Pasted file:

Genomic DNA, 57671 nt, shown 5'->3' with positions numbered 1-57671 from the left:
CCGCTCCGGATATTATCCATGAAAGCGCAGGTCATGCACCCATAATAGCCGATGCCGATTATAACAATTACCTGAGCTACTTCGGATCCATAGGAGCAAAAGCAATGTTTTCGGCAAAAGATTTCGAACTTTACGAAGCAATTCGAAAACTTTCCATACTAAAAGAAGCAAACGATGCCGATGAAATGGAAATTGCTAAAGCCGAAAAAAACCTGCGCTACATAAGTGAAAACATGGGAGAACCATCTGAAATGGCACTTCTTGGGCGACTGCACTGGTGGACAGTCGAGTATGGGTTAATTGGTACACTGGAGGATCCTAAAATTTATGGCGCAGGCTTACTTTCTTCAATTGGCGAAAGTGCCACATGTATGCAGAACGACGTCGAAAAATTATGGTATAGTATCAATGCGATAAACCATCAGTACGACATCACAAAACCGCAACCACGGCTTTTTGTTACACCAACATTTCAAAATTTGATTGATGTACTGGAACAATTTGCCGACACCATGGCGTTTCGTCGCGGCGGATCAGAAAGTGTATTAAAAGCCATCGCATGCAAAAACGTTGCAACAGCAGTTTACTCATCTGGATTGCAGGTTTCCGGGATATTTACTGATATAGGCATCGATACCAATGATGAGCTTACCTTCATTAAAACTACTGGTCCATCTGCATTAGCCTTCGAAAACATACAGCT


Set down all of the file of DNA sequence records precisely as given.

Genomic DNA, 57671 nt, shown 5'->3' with positions numbered 1-57671 from the left:
CCGCTCCGGATATTATCCATGAAAGCGCAGGTCATGCACCCATAATAGCCGATGCCGATTATAACAATTACCTGAGCTACTTCGGATCCATAGGAGCAAAAGCAATGTTTTCGGCAAAAGATTTCGAACTTTACGAAGCAATTCGAAAACTTTCCATACTAAAAGAAGCAAACGATGCCGATGAAATGGAAATTGCTAAAGCCGAAAAAAACCTGCGCTACATAAGTGAAAACATGGGAGAACCATCTGAAATGGCACTTCTTGGGCGACTGCACTGGTGGACAGTCGAGTATGGGTTAATTGGTACACTGGAGGATCCTAAAATTTATGGCGCAGGCTTACTTTCTTCAATTGGCGAAAGTGCCACATGTATGCAGAACGACGTCGAAAAATTATGGTATAGTATCAATGCGATAAACCATCAGTACGACATCACAAAACCGCAACCACGGCTTTTTGTTACACCAACATTTCAAAATTTGATTGATGTACTGGAACAATTTGCCGACACCATGGCGTTTCGTCGCGGCGGATCAGAAAGTGTATTAAAAGCCATCGCATGCAAAAACGTTGCAACAGCAGTTTACTCATCTGGATTGCAGGTTTCCGGGATATTTACTGATATAGGCATCGATACCAATGATGAGCTTACCTTCATTAAAACTACTGGTCCATCTGCATTAGCCTTCGAAAACATACAGCT